Matthew Daly's Blog

I'm a web developer in Norfolk. This is my blog...

29th April 2018 8:59 pm

Console Applications With the Symfony Console Component

Recently I’ve had the occasion to add a series of console commands to a legacy application. This can be made straightforward by using the Symfony console component. In this post I’ll demonstrate how to write a simple console command for clearing a cache folder.

The first step is to install the Console component:

$ composer require symfony/console

Then we write the main script for the application. I usually save mine as console - note that we don’t want to have to type out a file extension, so instead we use the shebang:

#!/user/bin/env php
require __DIR__.'/vendor/autoload.php';
use Symfony\Component\Console\Application;
define('CONSOLE_ROOT', __DIR__);
$app = new Application();

In this case, I’ve defined CONSOLE_ROOT as the directory in which the console command is run - that way, the commands can use it to refer to the application root.

We can then run our console application as follows:

$ php console
Console Tool
command [options] [arguments]
-h, --help Display this help message
-q, --quiet Do not output any message
-V, --version Display this application version
--ansi Force ANSI output
--no-ansi Disable ANSI output
-n, --no-interaction Do not ask any interactive question
-v|vv|vvv, --verbose Increase the verbosity of messages: 1 for normal output, 2 for more verbose output and 3 for debug
Available commands:
help Displays help for a command
list Lists commands

This displays the available commands, but you’ll note that there are none except for help and list. We’ll remedy that. First, we’ll register a command:

$app->add(new App\Console\ClearCacheCommand);

This has to be done in console, after we create $app, but before we run it.

Don’t forget to update the autoload section of your composer.json to register the namespace:

"autoload": {
"psr-4": {
"App\\Console\\": "src/Console/"

Then create the class for that command. This class must extend Symfony\Component\Console\Command\Command, and must have two methods:

  • configure()
  • execute()

In addition, the execute() method must accept two arguments, an instance of Symfony\Component\Console\Input\InputInterface, and an instance of Symfony\Component\Console\Output\OutputInterface. There are used to retrieve input and display output.

Let’s write our command:

namespace App\Console;
use Symfony\Component\Console\Command\Command;
use Symfony\Component\Console\Input\InputInterface;
use Symfony\Component\Console\Output\OutputInterface;
class ClearCacheCommand extends Command
protected function configure()
->setDescription('Clears the cache')
->setHelp('This command clears the application cache');
protected function execute(InputInterface $input, OutputInterface $output)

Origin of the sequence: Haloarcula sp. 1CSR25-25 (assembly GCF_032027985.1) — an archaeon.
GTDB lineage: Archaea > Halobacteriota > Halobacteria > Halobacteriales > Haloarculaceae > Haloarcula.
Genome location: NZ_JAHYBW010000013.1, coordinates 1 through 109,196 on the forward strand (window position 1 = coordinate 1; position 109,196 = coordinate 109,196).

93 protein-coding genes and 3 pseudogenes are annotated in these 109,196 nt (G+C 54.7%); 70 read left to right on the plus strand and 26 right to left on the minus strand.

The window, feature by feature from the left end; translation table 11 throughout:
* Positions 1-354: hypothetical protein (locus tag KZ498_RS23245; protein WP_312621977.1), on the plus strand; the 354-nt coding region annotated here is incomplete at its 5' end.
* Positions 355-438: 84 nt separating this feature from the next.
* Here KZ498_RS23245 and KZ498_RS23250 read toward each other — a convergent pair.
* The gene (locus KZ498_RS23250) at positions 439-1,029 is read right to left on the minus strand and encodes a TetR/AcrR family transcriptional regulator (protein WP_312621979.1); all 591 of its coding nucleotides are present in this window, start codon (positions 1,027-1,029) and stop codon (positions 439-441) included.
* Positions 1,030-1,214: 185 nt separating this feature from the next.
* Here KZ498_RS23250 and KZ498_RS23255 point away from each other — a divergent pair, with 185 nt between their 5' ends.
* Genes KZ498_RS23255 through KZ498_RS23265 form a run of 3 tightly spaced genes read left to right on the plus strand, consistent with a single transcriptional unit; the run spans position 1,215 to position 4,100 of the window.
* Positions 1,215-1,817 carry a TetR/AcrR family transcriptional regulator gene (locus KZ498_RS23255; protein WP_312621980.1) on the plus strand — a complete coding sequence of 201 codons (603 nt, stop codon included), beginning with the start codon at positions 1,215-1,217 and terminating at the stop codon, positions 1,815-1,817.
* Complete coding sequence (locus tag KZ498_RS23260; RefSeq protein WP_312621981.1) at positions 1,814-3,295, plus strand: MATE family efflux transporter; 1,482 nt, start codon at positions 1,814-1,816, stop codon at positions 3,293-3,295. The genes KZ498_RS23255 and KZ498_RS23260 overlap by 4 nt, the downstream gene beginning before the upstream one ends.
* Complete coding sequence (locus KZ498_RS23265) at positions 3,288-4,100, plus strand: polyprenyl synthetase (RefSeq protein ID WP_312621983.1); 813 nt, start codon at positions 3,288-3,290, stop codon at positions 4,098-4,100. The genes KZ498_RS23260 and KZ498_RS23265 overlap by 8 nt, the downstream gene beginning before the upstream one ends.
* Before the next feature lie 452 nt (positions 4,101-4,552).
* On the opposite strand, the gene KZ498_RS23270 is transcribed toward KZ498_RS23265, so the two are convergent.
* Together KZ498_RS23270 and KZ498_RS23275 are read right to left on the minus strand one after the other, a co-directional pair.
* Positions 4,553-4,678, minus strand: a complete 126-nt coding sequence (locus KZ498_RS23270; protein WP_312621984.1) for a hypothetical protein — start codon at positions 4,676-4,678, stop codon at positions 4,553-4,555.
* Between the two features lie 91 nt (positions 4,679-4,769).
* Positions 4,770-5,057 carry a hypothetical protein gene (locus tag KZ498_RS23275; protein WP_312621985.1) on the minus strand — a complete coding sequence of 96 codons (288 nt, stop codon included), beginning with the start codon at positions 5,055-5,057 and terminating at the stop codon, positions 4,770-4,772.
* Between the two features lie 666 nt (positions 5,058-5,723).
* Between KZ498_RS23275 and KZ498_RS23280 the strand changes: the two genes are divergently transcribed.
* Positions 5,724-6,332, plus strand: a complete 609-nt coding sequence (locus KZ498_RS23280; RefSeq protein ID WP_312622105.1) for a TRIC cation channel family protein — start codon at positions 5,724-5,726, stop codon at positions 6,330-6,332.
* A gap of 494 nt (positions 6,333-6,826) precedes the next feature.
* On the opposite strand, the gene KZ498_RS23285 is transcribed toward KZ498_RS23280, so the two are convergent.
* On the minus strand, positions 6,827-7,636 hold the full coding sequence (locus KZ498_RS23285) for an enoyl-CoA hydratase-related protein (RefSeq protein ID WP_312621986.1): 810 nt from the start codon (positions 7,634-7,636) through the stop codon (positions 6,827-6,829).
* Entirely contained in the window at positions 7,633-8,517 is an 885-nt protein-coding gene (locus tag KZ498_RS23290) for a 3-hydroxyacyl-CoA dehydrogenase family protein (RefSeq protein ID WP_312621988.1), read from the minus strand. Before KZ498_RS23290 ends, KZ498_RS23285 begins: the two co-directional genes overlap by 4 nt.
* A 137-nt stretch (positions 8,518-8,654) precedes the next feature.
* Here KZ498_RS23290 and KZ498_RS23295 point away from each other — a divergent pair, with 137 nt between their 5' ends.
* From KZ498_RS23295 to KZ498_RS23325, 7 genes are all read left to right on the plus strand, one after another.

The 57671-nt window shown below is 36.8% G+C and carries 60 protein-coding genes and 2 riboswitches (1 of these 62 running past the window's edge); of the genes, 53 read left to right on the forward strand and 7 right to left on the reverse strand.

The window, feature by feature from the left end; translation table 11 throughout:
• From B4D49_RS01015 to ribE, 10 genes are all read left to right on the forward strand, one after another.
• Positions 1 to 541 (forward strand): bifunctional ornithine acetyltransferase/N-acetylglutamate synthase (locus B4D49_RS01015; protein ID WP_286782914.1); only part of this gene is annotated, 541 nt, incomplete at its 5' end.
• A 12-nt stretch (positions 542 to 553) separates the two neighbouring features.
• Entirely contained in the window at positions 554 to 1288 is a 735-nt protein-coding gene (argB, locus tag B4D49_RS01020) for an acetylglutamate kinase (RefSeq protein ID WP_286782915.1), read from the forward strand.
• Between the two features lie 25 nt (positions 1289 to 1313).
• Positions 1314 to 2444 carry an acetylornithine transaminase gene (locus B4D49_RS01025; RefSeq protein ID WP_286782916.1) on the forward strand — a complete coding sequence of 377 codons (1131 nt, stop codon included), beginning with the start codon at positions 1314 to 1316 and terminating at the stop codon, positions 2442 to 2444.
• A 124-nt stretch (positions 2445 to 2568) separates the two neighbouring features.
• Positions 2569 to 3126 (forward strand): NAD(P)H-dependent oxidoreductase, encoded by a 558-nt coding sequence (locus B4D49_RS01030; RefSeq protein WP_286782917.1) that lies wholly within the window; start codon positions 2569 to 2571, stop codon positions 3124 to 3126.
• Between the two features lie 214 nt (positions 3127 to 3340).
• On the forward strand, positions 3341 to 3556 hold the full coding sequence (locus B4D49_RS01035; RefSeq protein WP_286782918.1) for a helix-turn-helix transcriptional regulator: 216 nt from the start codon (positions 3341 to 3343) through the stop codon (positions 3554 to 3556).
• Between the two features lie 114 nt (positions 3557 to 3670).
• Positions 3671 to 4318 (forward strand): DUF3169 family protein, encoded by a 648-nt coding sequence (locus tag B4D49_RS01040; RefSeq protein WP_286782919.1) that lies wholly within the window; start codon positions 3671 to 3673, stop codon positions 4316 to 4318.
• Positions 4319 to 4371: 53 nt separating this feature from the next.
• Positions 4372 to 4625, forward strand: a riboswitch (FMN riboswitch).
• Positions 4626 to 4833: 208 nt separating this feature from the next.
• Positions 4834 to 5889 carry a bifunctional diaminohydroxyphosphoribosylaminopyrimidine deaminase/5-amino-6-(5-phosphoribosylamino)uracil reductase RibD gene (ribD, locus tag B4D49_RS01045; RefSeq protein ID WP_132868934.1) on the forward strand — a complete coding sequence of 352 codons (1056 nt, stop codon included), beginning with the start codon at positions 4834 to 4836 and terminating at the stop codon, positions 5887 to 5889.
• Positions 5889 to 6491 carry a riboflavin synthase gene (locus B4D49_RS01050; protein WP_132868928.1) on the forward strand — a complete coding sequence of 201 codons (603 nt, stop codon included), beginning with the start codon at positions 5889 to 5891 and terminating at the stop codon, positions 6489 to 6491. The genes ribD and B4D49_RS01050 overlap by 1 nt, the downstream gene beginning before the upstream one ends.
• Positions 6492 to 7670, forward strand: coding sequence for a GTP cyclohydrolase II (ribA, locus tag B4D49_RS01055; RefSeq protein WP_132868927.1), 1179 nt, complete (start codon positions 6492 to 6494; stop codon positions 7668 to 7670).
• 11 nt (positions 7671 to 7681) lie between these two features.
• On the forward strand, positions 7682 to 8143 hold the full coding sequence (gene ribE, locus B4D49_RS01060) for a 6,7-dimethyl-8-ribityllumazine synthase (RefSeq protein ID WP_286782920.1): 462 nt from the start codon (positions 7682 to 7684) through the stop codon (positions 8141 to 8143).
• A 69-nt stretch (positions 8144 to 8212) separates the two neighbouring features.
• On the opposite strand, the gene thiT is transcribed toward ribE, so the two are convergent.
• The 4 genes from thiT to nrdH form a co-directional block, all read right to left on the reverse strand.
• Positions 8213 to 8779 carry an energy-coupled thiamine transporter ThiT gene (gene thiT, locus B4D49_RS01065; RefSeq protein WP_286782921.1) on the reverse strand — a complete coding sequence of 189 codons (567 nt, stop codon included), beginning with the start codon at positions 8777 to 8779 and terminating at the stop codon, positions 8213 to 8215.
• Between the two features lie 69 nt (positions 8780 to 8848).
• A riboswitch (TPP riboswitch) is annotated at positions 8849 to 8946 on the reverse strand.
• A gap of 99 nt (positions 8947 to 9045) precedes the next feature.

$output->writeln('Cache cleared');
private function deleteTree($dir)
$files = array_diff(scandir($dir), array('.','..'));
foreach ($files as $file) {
(is_dir("$dir/$file")) ? $this->deleteTree("$dir/$file") : unlink("$dir/$file");
return rmdir($dir);

As you can see, in the configure() method, we set the name, description and help text for the command.

The execute() method is where the actual work is done. In this case, we have some code that needs to be called recursively, so we have to pull it out into a private method. Once that’s done we use $output->writeln() to write a line to the output.

Now, if we run our console task, we should see our new command:

$ php console
Console Tool
command [options] [arguments]
-h, --help Display this help message
-q, --quiet Do not output any message
-V, --version Display this application version
--ansi Force ANSI output
--no-ansi Disable ANSI output
-n, --no-interaction Do not ask any interactive question
-v|vv|vvv, --verbose Increase the verbosity of messages: 1 for normal output, 2 for more verbose output and 3 for debug
Available commands:
help Displays help for a command
list Lists commands
cache:clear Clears the cache

And we can see it in action too:

$ php console cache:clear
Cache cleared

For commands that need to accept additional arguments, you can define them in the configure() method:

$this->addArgument('file', InputArgument::REQUIRED, 'Which file do you want to delete?')

Then, you can access it in the execute() method using InputInterface:

$file = $input->getArgument('file');

This tutorial is just skimming the surface of what you can do with the Symfony Console components - indeed, many other console interfaces, such as Laravel’s Artisan, are built on top of it. If you have a legacy application built in a framework that lacks any sort of console interface, such as CodeIgniter, then you can quite quickly produce basic console commands for working with that application. The documentation is very good, and with a little work you can soon have something up and running.

22nd April 2018 11:50 pm

Rendering Different Views for Mobile and Desktop Clients in Laravel